March-April 2019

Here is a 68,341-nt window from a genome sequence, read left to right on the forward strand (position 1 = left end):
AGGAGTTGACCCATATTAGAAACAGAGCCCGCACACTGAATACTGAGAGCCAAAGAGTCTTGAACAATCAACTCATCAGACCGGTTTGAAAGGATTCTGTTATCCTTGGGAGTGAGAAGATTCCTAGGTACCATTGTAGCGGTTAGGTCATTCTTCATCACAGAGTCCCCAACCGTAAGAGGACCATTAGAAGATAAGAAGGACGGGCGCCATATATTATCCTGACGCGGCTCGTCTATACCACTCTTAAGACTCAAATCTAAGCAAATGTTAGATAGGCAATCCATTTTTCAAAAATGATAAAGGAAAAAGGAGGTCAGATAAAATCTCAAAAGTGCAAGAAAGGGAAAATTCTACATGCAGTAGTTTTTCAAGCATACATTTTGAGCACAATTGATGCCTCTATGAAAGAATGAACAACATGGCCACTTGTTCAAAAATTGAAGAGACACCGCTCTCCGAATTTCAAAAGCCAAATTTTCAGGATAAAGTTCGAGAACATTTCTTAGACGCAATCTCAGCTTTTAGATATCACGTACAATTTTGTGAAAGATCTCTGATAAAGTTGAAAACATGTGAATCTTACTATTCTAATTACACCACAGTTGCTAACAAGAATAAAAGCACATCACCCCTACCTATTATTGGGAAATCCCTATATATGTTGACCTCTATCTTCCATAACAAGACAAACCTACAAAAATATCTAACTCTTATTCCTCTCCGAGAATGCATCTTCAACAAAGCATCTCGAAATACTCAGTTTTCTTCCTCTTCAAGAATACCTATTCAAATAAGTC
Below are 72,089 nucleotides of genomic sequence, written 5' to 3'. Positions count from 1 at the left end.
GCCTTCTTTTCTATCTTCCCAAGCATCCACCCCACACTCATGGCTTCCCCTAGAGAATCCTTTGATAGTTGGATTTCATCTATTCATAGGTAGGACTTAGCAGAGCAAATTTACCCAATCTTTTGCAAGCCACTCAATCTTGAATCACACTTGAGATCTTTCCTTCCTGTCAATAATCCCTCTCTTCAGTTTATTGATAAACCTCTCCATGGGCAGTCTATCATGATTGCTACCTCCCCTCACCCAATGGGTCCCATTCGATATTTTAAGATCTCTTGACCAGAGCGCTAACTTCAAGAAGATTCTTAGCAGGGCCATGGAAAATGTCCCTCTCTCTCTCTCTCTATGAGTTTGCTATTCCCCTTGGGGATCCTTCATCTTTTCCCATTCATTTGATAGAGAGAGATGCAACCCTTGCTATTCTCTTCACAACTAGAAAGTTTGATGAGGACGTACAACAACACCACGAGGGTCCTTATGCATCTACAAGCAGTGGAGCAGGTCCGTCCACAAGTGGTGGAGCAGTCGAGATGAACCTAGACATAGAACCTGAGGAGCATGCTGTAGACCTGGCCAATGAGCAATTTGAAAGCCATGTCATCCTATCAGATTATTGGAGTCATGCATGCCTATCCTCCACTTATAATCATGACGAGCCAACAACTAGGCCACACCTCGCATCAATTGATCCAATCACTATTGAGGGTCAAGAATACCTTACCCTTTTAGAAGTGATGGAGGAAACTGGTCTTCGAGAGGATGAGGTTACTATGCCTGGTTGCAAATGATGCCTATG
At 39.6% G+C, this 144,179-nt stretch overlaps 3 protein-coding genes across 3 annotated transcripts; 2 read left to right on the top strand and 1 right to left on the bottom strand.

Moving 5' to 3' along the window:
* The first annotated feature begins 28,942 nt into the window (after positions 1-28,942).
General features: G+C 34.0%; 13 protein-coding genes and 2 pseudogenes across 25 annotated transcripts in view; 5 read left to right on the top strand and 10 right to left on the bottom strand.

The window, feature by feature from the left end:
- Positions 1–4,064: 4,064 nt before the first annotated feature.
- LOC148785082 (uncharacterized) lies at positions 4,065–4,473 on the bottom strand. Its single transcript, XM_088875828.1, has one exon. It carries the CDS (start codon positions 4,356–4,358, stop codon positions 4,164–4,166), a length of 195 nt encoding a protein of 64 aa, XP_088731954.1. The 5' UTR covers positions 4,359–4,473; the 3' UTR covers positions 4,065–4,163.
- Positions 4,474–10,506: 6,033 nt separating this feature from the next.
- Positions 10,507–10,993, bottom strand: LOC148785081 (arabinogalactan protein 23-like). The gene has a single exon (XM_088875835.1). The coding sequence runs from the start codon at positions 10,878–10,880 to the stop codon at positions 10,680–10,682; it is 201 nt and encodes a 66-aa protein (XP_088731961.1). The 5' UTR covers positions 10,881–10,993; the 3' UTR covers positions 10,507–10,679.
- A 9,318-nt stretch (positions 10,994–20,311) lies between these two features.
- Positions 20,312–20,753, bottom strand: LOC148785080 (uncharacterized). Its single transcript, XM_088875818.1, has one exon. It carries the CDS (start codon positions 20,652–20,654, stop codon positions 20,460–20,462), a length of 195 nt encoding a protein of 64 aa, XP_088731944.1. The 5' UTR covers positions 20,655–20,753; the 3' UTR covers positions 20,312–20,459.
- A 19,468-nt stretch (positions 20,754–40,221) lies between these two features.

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E arly in my career, I landed a job on Capitol Hill working with Senator Mark O. Hatfield, who represents my home state of Oregon. I was making a whopping $21,500, and if you've lived or know of somebody who lives in DC, that is not very much. I distinctly remember getting a $60 a month transit subsidy, and being overjoyed that my then-girlfriend, now wife, and I were able to buy brand name Kraft mac-n-cheese. Not long after I arrived in Washington, I plunked down a good amount of cash, (what would cover about two weeks of groceries) to attend a political fundraiser. It was a lot of money for us, but the candidate was important to me, and I believed in him. I also knew that attending the event was part of a bigger picture. At first, I felt guilty contributing to a fundraiser because I viewed it as trying to affect an election with cash. I also wondered if I was becoming one of the "political elites." As a young staffer, we had a tight household budget. But we made the conscience decision to go stretch ourselves thin to support a candidate that I really cared about. And I'm happy to report that I still care about this candidate. Attending the fundraiser allowed me to start building a long-term relationship with a political candidate that has been extremely helpful – both personally, especially when my father passed, and politically. The connections made so many years ago carry over today into my work for NWPCA and our industry. Politics affect all of us, whether for good or bad – or a delicate mix of the two. We watched the 24-hour news coverage of the Kavanaugh Supreme Court hearings. That outcome impacts the Supreme Court and decisions about the direction of our country, and even the pallet business, for decades to come. You have to ask what is the impact of a Political Action Committee (PAC), even one as focused as the NWPCA PAC? Despite media portrayal, a PAC doesn't buy you an election or a vote. It gives you a voice. When schedules are tight, or you need to reach a member of Congress where there isn't a prior relationship, a PAC is a tool to give the industry a voice. A PAC gives you an audience at a breakfast, lunch, or dinner conversation, when a meeting can't be scheduled. Let's talk about the elephant in the room, PACs have a terrible reputation for flooding elections with tons of money. In the wake of the 2012 Citizens United Supreme Court decision, which held that corporations, unions, and individuals could spend unlimited funds on political advertisements via "Super PACs." Simply put, PACs are here to stay. It is hard to get anywhere in the country's political system without PACs. According to an article by Harvard Law professor Lawrence Lessig in the Atlantic, only a tiny fraction of the population, .26 percent, give more than $200 to a congressional campaign. More than $10,000 is contributed by .01 percent, and less than 200 citizens (.000063 percent) have given more than three-quarters of the super PAC money that flowed through the 2012 election cycle. Any denomination can cause a huge sea change as seen in recent Presidential campaigns. Nearly half the donors to President Obama's reelection campaign in 2011 gave $200 or less, more than double the proportion seen in 2007, according to the analysis from the Campaign Finance Institute. By contrast, only 9 percent of donors to GOP front-runner Mitt Romney came from the lowest end of the Policy at Play Growing an Impactful Voice with PalletPAC By Patrick Atagi 10 PalletCentral • March-April 2019 CAPITOL HILL CORNER

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